A documentary film about the 1946 Pilbara Strikes
6.30pm, 8 November 2010
New International Bookshop - Trades Hall (cnr Lygon and Victoria Sts, Carlton Sth)
WINNER! 1987 Human Rights Documentary Film Award.
NOMINATED FOR 5 AFI AWARDS
In the 1940s in the north-west of Australia, a secret congress was organized by Pilbara Elders Dooley Bin Bin and Clancy McKenna, alongside white unionist and communist Don McLeod. It was an unprecedented gathering, with over a dozen interpreters present to deal with the 23 languages of the many Aboriginal groups present.
This congress decided to organize a strike in the Pilbara region to demand better wages and conditions, and to draw attention to the treatment generally of Aboriginal people in Western Australia.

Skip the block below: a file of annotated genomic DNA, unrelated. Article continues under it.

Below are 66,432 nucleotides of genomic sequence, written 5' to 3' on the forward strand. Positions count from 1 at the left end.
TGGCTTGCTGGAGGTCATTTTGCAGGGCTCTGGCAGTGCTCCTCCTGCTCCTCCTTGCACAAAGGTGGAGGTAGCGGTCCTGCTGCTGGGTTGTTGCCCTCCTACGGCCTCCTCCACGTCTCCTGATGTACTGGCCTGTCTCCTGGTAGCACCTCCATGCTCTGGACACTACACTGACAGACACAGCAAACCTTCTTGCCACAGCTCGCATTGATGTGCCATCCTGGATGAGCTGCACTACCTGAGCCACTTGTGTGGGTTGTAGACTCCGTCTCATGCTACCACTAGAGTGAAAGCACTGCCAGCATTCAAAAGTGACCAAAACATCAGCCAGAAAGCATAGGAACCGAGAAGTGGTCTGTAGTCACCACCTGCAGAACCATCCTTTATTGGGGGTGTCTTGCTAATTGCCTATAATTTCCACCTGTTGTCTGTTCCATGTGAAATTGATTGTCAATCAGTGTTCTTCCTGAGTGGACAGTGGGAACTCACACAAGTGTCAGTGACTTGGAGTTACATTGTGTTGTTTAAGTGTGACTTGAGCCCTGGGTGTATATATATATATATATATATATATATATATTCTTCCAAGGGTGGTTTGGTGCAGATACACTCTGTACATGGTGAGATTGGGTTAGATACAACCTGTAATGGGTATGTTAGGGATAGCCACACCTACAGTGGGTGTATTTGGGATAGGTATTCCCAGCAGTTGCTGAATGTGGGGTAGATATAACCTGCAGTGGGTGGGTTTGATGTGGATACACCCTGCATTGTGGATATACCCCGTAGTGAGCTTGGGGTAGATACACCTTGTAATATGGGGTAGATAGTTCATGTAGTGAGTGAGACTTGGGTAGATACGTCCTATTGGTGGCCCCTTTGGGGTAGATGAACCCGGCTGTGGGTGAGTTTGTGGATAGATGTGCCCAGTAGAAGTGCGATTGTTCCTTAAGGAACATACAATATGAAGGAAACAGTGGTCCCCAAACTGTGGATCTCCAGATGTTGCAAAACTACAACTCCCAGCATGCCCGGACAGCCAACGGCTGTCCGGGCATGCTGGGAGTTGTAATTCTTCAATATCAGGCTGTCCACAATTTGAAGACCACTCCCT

On 1 May 1946, Aboriginal workers walked off the sheep stations, marking the beginning of a carefully organized strike that was to last three years. It is considered one of the most significant (and least known) political actions in Australian history, and went on to inspire the Land Rights movement of the 1960s.
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